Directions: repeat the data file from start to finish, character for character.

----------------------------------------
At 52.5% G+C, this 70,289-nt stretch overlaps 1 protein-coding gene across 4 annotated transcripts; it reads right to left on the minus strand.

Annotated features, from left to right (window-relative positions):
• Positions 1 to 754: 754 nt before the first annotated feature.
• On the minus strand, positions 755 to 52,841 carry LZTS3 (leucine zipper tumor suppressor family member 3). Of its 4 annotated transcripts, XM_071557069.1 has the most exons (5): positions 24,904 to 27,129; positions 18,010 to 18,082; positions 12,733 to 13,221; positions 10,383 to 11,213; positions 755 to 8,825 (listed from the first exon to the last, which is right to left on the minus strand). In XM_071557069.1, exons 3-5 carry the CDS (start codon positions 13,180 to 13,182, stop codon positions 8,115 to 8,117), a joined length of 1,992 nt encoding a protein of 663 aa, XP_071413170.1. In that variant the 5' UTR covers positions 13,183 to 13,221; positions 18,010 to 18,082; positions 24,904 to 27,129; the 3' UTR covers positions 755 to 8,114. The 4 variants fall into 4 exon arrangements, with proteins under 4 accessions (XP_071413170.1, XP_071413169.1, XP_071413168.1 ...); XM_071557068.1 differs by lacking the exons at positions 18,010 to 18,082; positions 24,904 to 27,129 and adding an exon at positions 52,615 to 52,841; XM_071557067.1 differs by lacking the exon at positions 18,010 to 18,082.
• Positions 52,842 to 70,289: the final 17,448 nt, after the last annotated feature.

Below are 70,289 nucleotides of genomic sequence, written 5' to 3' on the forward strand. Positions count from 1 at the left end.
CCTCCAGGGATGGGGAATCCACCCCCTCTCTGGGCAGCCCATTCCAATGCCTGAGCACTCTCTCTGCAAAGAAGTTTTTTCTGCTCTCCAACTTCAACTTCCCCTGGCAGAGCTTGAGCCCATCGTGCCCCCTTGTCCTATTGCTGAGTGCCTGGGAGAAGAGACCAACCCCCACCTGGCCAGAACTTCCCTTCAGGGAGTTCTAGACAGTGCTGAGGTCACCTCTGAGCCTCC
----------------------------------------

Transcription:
At 52.5% G+C, this 70,289-nt stretch overlaps 1 protein-coding gene across 4 annotated transcripts; it reads right to left on the minus strand.

Annotated features, from left to right (window-relative positions):
• Positions 1 to 754: 754 nt before the first annotated feature.
• On the minus strand, positions 755 to 52,841 carry LZTS3 (leucine zipper tumor suppressor family member 3). Of its 4 annotated transcripts, XM_071557069.1 has the most exons (5): positions 24,904 to 27,129; positions 18,010 to 18,082; positions 12,733 to 13,221; positions 10,383 to 11,213; positions 755 to 8,825 (listed from the first exon to the last, which is right to left on the minus strand). In XM_071557069.1, exons 3-5 carry the CDS (start codon positions 13,180 to 13,182, stop codon positions 8,115 to 8,117), a joined length of 1,992 nt encoding a protein of 663 aa, XP_071413170.1. In that variant the 5' UTR covers positions 13,183 to 13,221; positions 18,010 to 18,082; positions 24,904 to 27,129; the 3' UTR covers positions 755 to 8,114. The 4 variants fall into 4 exon arrangements, with proteins under 4 accessions (XP_071413170.1, XP_071413169.1, XP_071413168.1 ...); XM_071557068.1 differs by lacking the exons at positions 18,010 to 18,082; positions 24,904 to 27,129 and adding an exon at positions 52,615 to 52,841; XM_071557067.1 differs by lacking the exon at positions 18,010 to 18,082.
• Positions 52,842 to 70,289: the final 17,448 nt, after the last annotated feature.

Below are 70,289 nucleotides of genomic sequence, written 5' to 3' on the forward strand. Positions count from 1 at the left end.
CCTCCAGGGATGGGGAATCCACCCCCTCTCTGGGCAGCCCATTCCAATGCCTGAGCACTCTCTCTGCAAAGAAGTTTTTTCTGCTCTCCAACTTCAACTTCCCCTGGCAGAGCTTGAGCCCATCGTGCCCCCTTGTCCTATTGCTGAGTGCCTGGGAGAAGAGACCAACCCCCACCTGGCCAGAACTTCCCTTCAGGGAGTTCTAGACAGTGCTGAGGTCACCTCTGAGCCTCC